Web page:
New scientific insights from these studies represent progress in the effort to develop a clinical laboratory test that would enable physicians to diagnose Alzheimer’s Disease earlier and with greater accuracy
Most medical laboratory professionals are aware that, for more than 30 years, in vitro diagnostic (IVD) developers and pharmaceutical researchers have sought the Holy Grail of clinical laboratory testing—an accurate test for Alzheimer’s disease that is minimally-invasive and produces information that is actionable by clinicians at a reasonable cost. Such a test could spark a revolution in the diagnosis and treatment of this debilitating disease and would improve the lives of tens of thousands of people each year.
Now, two different research studies being conducted in Germany and Japan may have developed such tests that use blood samples. The tests detect specific biomarkers found in Alzheimer’s patients and one day could enable physicians to diagnose the disease in its preclinical stages.
German Test Identifies Amyloid-Beta Biomarker
The test under development at Ruhr University in Bochum, Germany, detects the presence of amyloid-beta, a component of amyloid plaque (AKA, amyloid-β plaques), which has consistently been found in Alzheimer’s patents, according to United Press International (UPI).
A healthy brain has amyloid-beta plaques, too. However, in a person with Alzheimer’s disease, the amyloid-beta is misfolded, formed like a sheet, and toxic to nerve cells, the researchers explained in a press release.
The test works with small amounts of blood plasma and employs an immuno-infrared-sensor, also developed at Ruhr University. The sensor measures the amounts of both pathological (the misfolded kind) and healthy amyloid-beta in the blood.
Amyloid plaques can start to form decades prior to the onset of Alzheimer’s symptoms, making them identifiable biomarkers that can be used as a “preselection funnel in two‐step diagnostics,” the researchers noted.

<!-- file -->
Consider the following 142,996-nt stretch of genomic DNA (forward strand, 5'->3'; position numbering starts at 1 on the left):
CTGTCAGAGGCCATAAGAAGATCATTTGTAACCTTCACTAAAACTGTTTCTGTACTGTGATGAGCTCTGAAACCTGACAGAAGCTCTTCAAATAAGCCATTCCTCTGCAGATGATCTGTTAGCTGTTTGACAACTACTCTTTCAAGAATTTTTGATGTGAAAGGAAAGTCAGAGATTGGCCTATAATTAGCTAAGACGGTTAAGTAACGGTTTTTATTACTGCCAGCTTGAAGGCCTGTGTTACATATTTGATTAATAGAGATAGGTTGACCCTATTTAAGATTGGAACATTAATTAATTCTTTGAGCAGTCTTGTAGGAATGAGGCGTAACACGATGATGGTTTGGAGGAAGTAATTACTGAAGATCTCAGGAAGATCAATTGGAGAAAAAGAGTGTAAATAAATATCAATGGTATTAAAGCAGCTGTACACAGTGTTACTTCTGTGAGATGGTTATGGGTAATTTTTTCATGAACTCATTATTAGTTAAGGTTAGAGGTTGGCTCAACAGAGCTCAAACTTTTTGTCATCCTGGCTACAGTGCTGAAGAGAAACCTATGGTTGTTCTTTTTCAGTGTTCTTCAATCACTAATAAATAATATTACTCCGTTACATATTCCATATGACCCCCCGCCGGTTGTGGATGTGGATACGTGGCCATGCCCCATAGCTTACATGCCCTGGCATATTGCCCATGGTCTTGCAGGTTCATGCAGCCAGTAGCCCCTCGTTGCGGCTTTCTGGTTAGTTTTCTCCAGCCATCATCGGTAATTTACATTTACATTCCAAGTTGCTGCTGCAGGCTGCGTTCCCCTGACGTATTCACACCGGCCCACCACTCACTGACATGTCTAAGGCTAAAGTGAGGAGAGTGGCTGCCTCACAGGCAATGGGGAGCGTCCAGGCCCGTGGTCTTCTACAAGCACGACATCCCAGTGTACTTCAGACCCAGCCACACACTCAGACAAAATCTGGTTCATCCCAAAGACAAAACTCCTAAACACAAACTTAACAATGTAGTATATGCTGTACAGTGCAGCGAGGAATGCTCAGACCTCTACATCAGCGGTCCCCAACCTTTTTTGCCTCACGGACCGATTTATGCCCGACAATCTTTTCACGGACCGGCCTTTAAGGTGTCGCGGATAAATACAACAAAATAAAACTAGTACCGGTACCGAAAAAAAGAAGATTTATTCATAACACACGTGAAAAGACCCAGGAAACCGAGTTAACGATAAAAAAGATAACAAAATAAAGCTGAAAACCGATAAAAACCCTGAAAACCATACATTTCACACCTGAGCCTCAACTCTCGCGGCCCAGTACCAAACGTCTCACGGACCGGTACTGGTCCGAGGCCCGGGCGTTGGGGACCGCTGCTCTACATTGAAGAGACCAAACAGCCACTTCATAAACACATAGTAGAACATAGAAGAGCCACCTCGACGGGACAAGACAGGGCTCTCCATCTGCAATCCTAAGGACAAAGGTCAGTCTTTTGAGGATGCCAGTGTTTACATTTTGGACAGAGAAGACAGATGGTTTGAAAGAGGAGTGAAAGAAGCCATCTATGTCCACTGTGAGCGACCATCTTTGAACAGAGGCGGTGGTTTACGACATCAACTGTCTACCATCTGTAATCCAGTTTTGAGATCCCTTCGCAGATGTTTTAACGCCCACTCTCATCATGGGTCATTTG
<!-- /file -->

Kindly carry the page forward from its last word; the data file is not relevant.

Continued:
“The use of the immuno‐infrared‐sensor as an initial screening funnel to identify people who should undergo further diagnostics and eventually take part in clinical trials on therapeutics targeting Aβ misfolding might already be an important step forward because subjects with early AD stages are hard to identify,” the researchers note. “To our knowledge, there is today no other plasma test available, which has been tested both in an AD research cohort and in the general population.”
Another Blood Test Finds Amyloid-Beta
Interestingly, just a few months ahead of the German researchers’ paper, scientists at the Center for Development of Advanced Medicine for Dementia (CAMD) in Obu City, Japan, published their own paper on a similar blood test they developed that also identifies high levels of amyloid-beta in patients with Alzheimer’s.
The study, which was published in Nature, involved 373 people: 121 Japanese in the discovery cohort set and 252 Australians in the validation data set. The test found amyloid-beta levels in the brain with 90% accuracy, The Scientist reported.
“These results demonstrate the potential clinical utility of plasma biomarkers in predicting brain amyloid-β burden at an individual level. These plasma biomarkers also have cost-benefit and scalability advantages over current techniques, potentially enabling broader clinical access and efficient population screening,” the researchers wrote in their paper.
Previous Alzheimer’s Research
These studies are not the first to seek biomarkers that could detect the early-onset of Alzheimer’s disease. In 2016, Dark Daily reported on two other studies: one conducted at Rowan University School of Osteopathic Medicine (RowanSOM) and another by IVD company Randox Laboratories. (See Dark Daily, “Two Different Research Teams Announce Tests for Alzheimer’s Disease That Could Be Useful for Clinical Laboratories after Clearance by the FDA,” November 30, 2016.)
Nevertheless, as of 2018, Alzheimer’s disease has impacted the lives of approximately 5.7 million Americans of all ages, according to the Alzheimer’s Association. And yet, doctors currently only have expensive positron emission tomography (PET) brain scans and invasive cerebrospinal fluid (CSF) analysis to identify the disease, generally in the latter stages of its development.
Thus, a less invasive, inexpensive test that accurately identifies biomarkers found in the majority of people during the early stages of the disease would be a boon to physicians who treat chronic neurodegenerative disease, medical laboratories that perform the tests, and, of course, the thousands of people each year who are diagnosed and suffer with this debilitating condition.
—Donna Marie Pocius